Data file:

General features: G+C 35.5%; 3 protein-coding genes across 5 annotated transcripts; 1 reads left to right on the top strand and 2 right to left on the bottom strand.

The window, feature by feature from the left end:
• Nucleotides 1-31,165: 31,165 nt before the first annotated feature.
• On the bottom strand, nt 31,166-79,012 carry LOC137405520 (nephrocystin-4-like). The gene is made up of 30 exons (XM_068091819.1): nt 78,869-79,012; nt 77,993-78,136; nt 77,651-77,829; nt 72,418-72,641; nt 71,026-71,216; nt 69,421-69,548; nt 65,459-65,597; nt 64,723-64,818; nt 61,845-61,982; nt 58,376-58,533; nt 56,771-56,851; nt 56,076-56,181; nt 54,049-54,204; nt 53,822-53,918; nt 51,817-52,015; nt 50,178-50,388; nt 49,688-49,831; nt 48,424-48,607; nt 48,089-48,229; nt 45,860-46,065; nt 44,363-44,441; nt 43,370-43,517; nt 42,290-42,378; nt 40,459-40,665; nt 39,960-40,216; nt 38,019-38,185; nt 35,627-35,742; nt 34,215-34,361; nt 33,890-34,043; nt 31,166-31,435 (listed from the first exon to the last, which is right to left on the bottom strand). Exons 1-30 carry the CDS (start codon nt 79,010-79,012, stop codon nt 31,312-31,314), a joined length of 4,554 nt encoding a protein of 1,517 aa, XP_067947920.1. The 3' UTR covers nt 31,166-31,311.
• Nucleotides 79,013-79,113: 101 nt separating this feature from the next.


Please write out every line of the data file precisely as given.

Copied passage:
General features: G+C 35.5%; 3 protein-coding genes across 5 annotated transcripts; 1 reads left to right on the top strand and 2 right to left on the bottom strand.

The window, feature by feature from the left end:
• Nucleotides 1-31,165: 31,165 nt before the first annotated feature.
• On the bottom strand, nt 31,166-79,012 carry LOC137405520 (nephrocystin-4-like). The gene is made up of 30 exons (XM_068091819.1): nt 78,869-79,012; nt 77,993-78,136; nt 77,651-77,829; nt 72,418-72,641; nt 71,026-71,216; nt 69,421-69,548; nt 65,459-65,597; nt 64,723-64,818; nt 61,845-61,982; nt 58,376-58,533; nt 56,771-56,851; nt 56,076-56,181; nt 54,049-54,204; nt 53,822-53,918; nt 51,817-52,015; nt 50,178-50,388; nt 49,688-49,831; nt 48,424-48,607; nt 48,089-48,229; nt 45,860-46,065; nt 44,363-44,441; nt 43,370-43,517; nt 42,290-42,378; nt 40,459-40,665; nt 39,960-40,216; nt 38,019-38,185; nt 35,627-35,742; nt 34,215-34,361; nt 33,890-34,043; nt 31,166-31,435 (listed from the first exon to the last, which is right to left on the bottom strand). Exons 1-30 carry the CDS (start codon nt 79,010-79,012, stop codon nt 31,312-31,314), a joined length of 4,554 nt encoding a protein of 1,517 aa, XP_067947920.1. The 3' UTR covers nt 31,166-31,311.
• Nucleotides 79,013-79,113: 101 nt separating this feature from the next.